After a bit of a windfall, I suddenly found myself able to indulge in a camera I had been intrigued by, and yes, consequently lusted after since it first arrived on the scene: the Leica Monochrom. I purchased it used from Red Dot Cameras, and it literally arrived the next day. Mine is the first iteration, based on the M9 body. The 7Artisans 50mm f/1.1 was available at a much lower price than the Leica lenses, so I ordered one from this website. It too arrived the next day. Great service all round.
I won’t waste time repeating the technicalities of the sensor, suffice to say that this camera shoots only in b&w. I believe it to be the only 35mm format digital camera in the world designed purely for black and white photography. I would say as much as 90% of my images these last ten years have been b&w, so naturally I was drawn towards it. Despite a decade of shooting with many cameras, the Monochrom is my first rangefinder…
I had never appreciated the skills required for snapping at speed with a rangefinder, though I suppose zone focussing is widely used, more so than with auto-focus cameras. For my first shots I spent most of my time trying to understand how best to achieve focus, and came to an understanding that it is best to have the moving image cross back and forth before nailing onto the static image. I dare say my technique will improve.
I think this was my first attempt, and the focus is a little out, but the softness of the 1.1 aperture made my choice of focal point – the white handle of the white cup – all the more difficult to get sharp. Despite that, I immediately noticed that the image was in sepia – yes, I was apparently shooting jpegs. So, I then choose both dng and jpg files from the menu, with the intention of comparing them later on. I do like this image, despite my somewhat poor focussing technique. The softness of the image is lovely, with nice, subtle contrast.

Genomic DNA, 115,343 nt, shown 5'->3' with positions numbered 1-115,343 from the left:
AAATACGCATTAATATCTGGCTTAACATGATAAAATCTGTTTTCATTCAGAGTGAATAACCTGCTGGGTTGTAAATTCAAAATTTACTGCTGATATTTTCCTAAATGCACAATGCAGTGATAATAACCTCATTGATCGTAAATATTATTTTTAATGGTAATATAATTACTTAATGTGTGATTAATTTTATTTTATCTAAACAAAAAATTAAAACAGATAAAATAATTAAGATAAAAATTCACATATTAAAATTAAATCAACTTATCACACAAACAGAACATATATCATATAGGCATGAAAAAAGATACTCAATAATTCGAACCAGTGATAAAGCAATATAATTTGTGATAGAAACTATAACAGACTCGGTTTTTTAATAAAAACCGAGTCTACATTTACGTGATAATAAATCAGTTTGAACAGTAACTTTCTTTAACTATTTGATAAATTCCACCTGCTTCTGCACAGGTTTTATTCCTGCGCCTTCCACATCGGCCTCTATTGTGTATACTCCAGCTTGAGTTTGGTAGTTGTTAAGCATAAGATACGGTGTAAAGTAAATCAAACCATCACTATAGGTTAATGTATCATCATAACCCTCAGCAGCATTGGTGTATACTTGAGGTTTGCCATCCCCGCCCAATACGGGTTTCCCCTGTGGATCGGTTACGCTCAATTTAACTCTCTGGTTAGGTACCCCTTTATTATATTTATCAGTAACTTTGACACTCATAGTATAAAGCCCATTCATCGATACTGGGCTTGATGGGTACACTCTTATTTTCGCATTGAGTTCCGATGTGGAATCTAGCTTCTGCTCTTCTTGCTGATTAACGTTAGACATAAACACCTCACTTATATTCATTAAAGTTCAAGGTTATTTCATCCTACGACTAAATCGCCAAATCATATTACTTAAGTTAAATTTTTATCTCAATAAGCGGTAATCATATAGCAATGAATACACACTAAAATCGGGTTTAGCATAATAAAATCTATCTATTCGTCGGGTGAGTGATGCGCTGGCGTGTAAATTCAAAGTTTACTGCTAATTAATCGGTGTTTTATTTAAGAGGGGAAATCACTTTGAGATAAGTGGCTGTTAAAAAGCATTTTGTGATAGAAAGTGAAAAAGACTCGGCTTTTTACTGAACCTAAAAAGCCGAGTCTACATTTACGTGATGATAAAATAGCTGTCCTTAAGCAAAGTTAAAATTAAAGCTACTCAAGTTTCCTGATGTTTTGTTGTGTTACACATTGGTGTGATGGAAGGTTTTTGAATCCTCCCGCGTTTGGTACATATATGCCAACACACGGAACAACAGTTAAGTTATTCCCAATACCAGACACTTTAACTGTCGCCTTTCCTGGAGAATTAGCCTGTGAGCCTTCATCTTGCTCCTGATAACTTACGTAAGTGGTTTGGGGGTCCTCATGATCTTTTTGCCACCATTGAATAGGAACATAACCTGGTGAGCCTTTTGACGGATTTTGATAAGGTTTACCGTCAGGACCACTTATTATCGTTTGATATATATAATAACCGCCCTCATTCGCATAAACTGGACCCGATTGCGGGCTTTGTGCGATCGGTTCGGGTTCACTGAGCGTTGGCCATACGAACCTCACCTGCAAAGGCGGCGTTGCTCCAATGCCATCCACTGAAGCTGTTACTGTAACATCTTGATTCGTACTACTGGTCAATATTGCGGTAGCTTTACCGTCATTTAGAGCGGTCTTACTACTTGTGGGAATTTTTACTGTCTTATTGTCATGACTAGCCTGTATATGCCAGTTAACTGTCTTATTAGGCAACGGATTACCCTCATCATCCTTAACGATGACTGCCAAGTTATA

This time I focussed on the iron, still at f/1.1 (if it’s there, you might as well try it out) and I was very impressed with the out-of-focus parts – again very subtle and smooth. I’m already in love with the camera and lens…
Something more nebulous (pun intended) with a puff of cloud between two silhouetted trees. The dng file is extraordinary in its cloud detail. I do like a camera and lens combo that gives me good clouds, after all, there are a lot of them about Edinburgh. Seen in its full-screen raw glory, the cloud rendition is very impressive.
Number 7: lucky for some, but I had a bit of difficulty getting focus just right. Had the owner of the house not suddenly appeared, asking in a loud and aggressive voice why I was photographing his gate, I might have nailed it better! I decided to go visit some less boisterous neighbours. But before that, a little word about the “grain” in this “7” image. It’s not film grain, of course, but digital noise, yet noise has rarely looked so beautiful and natural. It beats any digital noise I’ve had from other cameras.
Ah, my first cat shot – something I’d been resisting, but this one just walked up to me as I was in the garden practising rangefinder focussing. As the Monochrom is my first experience of a rangefinder, I need to practise basic skills, and to keep focussing on a subject that is moving directly at you is not the easiest of tasks. I took eight shots, and this is the best. I had thought the lens was set at 1.1, but it must have moved, or I accidentally bumped it to 1.7, which, on reflection, gave a little more definition in the centre of the frame.
All the above shots were in-camera developed jpegs of around 6 or 7 mbs. The dng files show a LOT more of everything, but for online viewing I find the jpgs to be rich enough – print would be a different story. I’m pleased with the in-camera sepia rendering – selenium and “cool” also available. Of course, this toning is not preserved in the dng files.
The camera is superb, has a wonderful heft, feels solid and reliable, and is straight-forward and intuitive to use, simple really. I’m looking forward to what images we can produce together.
The 7Artisans lens seems very capable, is tuned specifically to Leica’s rangefinder, and looks perfectly at home on the Monochrom body. Together they seem to make a good team.
I might invest in an after-market thumb rest and grip, and eventually another lens or two, as well a small collection of filters – I am, after all, shooting black and white…